Governing by Video Game

Cities across the United States are exploring online games as a way of engaging citizens. But being a citizen isn’t the same thing as being a gamer.

Darren Loucaides
OneZero
Published in
7 min readDec 6, 2019

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Credit: ComicSans/Getty Images

TTrust in governments and regulators is in crisis. Only 17% of Americans say they trust the government, according to the Pew Research Center, down from nearly 80% in the 1960s. Given the current state of our politics and uncertainty in the global economy, this isn’t exactly surprising. Whether at the local, national, or international levels, we tend to think those in charge aren’t doing a good job.

One cause of this is that people feel detached from governance, leaving them disillusioned about the ability of policymakers to affect their lives for the better. In the United States and across Europe, a restless electorate feels their voices aren’t being listened to, fueling support for populist political parties. What if there were an easy way to improve this?

Imagine a government that measures people’s civic value and ranks citizens’ contributions on leaderboards. And then imagine that public participation in policymaking and local issues were as simple as playing a game. This gamification of governance is the subject of a recent book called Games, Powers, and Democracies by Gianluca Sgueo, a professor of media, activism, and democracy at New York University’s campus in Florence, Italy.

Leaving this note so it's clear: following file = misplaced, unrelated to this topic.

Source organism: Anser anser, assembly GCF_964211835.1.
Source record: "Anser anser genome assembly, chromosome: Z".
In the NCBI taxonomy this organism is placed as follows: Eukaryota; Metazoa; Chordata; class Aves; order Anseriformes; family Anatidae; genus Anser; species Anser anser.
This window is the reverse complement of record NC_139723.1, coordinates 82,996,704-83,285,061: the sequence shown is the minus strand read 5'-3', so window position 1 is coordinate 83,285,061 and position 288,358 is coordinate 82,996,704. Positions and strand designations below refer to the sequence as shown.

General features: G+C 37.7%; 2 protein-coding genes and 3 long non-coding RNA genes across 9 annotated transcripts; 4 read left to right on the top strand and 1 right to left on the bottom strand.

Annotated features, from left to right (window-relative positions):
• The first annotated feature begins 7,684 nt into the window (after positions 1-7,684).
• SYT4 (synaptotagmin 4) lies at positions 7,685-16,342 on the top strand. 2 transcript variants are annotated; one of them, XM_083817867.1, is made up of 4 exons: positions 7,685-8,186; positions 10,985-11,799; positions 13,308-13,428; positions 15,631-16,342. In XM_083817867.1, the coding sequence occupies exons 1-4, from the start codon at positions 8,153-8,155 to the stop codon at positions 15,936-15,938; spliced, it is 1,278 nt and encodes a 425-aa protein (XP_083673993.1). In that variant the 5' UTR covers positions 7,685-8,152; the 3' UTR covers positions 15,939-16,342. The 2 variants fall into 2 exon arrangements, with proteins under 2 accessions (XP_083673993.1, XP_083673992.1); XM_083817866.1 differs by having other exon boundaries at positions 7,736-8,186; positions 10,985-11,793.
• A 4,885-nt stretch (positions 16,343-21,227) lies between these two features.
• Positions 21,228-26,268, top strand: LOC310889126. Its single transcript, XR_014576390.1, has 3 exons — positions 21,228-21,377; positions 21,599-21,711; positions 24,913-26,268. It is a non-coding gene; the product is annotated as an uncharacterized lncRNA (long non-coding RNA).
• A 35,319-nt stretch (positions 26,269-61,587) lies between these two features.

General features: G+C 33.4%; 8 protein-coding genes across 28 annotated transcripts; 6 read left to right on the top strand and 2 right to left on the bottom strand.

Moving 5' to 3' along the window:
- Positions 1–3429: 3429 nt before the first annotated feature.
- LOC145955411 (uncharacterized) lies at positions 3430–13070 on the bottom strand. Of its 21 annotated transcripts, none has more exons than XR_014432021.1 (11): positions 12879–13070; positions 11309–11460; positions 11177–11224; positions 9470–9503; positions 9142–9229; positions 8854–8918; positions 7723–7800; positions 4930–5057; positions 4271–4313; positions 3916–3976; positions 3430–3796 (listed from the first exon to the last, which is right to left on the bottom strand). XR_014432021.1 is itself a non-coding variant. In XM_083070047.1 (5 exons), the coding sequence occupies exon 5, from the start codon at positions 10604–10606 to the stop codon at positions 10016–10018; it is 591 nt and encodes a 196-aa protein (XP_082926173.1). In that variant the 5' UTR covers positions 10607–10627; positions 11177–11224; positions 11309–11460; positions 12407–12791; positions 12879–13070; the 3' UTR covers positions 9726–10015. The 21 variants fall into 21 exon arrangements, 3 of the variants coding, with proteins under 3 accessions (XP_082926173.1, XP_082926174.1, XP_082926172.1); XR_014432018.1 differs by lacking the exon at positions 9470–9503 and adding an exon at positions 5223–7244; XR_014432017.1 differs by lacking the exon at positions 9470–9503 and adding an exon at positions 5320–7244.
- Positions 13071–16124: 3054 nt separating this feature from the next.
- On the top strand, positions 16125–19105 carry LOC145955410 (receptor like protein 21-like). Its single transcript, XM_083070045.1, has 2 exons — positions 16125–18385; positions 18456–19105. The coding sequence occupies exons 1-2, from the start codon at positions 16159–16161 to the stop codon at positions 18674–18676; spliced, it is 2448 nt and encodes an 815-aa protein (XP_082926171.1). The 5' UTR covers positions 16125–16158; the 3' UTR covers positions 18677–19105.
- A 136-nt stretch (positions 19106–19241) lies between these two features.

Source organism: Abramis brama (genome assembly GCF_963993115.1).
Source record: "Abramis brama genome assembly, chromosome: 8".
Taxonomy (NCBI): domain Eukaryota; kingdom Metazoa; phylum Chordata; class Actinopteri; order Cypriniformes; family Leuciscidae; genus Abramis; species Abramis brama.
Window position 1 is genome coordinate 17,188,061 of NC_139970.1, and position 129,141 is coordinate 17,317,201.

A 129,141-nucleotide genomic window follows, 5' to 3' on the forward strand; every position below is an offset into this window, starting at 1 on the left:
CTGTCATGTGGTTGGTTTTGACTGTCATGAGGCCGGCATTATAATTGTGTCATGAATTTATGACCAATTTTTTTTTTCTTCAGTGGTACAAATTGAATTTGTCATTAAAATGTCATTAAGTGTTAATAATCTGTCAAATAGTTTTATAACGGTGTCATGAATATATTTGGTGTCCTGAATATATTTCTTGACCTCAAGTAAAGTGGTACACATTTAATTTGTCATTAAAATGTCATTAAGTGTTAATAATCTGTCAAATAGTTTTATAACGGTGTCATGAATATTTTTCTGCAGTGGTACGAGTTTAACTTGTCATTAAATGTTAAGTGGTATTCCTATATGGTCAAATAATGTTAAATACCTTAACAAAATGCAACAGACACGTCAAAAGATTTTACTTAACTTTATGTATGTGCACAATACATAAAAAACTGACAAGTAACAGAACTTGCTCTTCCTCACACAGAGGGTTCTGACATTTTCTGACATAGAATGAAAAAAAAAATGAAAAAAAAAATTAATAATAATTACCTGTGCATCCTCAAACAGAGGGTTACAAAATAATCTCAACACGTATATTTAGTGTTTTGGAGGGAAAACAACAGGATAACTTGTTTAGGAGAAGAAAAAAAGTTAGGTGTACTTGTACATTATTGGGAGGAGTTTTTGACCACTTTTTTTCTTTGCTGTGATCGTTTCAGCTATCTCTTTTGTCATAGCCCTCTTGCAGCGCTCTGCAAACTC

“Game design has been used by public regulators worldwide to engage citizens in policymaking,” Sgueo says. “While experiments with installing playfulness in policymaking are ongoing, results have shown reasons for optimism — and concern. Gamification can be truly effective at fostering inclusivity and boosting civic engagement.” He adds that the process does raise a number of ethical and legal concerns: “What happens when citizens accustomed to playful participation are confronted with more traditional participatory channels? And what are the threats for privacy and data security?”

Gamification isn’t necessarily about using games as a medium for participation, but the incorporation of game design weaves in elements like points, levels, and challenges into non-game situations. That can be as simple as clicking “like” on an idea, using an app to approve…

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